The Time Is Right to Jump into a Career in Manufacturing
The Bureau of Labor Statistics (BLS) reported that manufacturers added 31,000 workers in February 2018. Because this industry’s economic outlook is much stronger, demand and production have improved considerably. Global manufacturing continued to be healthy for the second straight month from December’s pace, which was the fastest since February 2011, according to the National Association of Manufacturers (NAM). Manufacturers have increased employment by 18,876 per month on average since the end of 2016.
Manufacturers’ optimism has reached an all-time high about growth and the outlook for their industry. Much of the rising confidence stems from tax reform, negotiating better trade deals, aggressive enforcement of U.S. trade laws, and attention to the country’s decaying infrastructure.
What Manufacturers Need Now Are Workers to Fill These Roles
According to an NAM survey, attracting and retaining a quality workforce is the second largest concern of survey respondents, with 65.3% citing it as a business challenge.
Deloitte and the Manufacturing Institute found that nearly 3.5 million manufacturing jobs will likely be needed over the next decade. Two million positions are expected to go unfilled due to the skills gap. Eighty percent of manufacturers report a shortage of qualified applicants for skilled and highly-skilled production positions.
In his February 2018 State of Manufacturing Address, NAM President and CEO Jay Timmons said, “Today in America, manufacturers need to fill some 364,000 jobs…So, the challenge today isn’t a shortage of manufacturing jobs … The challenge is that the type of work in manufacturing is shifting. It’s not about white collar or blue collar. It’s about “new collar” jobs — jobs that are high-tech, 21st-century, rewarding, well-paying jobs — even those that don’t require a four-year degree.”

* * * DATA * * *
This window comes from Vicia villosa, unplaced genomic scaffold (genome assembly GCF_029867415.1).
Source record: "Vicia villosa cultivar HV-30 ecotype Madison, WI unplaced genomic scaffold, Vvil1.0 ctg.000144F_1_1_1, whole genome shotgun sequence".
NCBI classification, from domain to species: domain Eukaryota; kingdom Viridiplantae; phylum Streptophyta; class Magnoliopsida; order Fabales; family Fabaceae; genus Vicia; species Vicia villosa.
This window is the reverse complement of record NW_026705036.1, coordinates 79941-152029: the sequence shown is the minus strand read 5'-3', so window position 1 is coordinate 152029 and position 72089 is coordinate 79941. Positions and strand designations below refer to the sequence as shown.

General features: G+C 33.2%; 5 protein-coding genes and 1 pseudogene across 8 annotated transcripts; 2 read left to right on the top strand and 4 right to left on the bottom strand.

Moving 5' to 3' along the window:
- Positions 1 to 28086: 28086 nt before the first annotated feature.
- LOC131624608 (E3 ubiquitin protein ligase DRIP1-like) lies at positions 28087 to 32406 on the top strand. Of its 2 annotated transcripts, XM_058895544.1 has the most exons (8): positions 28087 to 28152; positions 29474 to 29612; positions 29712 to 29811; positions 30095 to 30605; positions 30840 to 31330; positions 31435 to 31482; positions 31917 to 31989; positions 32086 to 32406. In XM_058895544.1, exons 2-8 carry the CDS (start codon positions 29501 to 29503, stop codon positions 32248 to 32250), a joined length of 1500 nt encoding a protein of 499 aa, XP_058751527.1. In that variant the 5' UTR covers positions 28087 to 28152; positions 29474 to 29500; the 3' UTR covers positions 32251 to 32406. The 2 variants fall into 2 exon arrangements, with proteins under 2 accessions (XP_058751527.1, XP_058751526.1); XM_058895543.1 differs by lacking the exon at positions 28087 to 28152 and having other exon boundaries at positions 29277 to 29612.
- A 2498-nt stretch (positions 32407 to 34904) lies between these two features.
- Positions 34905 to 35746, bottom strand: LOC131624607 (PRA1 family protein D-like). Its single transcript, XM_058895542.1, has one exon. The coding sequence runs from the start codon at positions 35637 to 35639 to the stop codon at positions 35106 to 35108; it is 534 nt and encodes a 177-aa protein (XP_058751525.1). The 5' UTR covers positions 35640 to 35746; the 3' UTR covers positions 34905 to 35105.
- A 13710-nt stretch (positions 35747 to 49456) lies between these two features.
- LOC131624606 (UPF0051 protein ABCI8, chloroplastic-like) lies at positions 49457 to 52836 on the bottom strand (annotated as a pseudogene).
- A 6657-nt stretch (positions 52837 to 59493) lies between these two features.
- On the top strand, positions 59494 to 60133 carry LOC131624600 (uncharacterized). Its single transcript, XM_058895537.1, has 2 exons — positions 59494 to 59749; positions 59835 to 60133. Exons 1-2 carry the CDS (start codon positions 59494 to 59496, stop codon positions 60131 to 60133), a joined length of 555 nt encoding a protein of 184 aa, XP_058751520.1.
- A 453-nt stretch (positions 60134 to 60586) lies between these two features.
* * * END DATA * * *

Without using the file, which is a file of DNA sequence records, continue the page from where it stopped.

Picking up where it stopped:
Roughly 8.5% of the United States’ workforce, or 12.5 million people, are employed in the manufacturing industry, says the BLS.
Manufacturing jobs can be lucrative. The average manufacturing worker in the United States earned a salary of $82,023, including pay and benefits, says the NAM. The BLS found that the average manufacturing worker earned nearly $26.50 per hour, not including benefits.
What Does This Have to Do with Hiring Veterans?
Manufacturing Business Technology stated, “Talent shortages for roles such as electricians, machinists, welders, PLC technicians, mechanics, construction tradespersons, and engineers will persist for the foreseeable future. While this lack of skilled talent is one of the biggest challenges manufacturers face today, there are ways to get a jump on filling these difficult roles.”
Recruiting military veterans for positions such as operations leadership, maintenance and maintenance management, and quality engineering and improvement makes sense for employers. Many veterans already have the skills and technical expertise needed for manufacturing positions when they leave military service.
The new era of manufacturing workers must be smarter and better-trained. The technical skills, leadership experience, dedication to safety, compliance, and ability to adapt and learn new procedures give veterans a sharp advantage in an industry that is moving forward.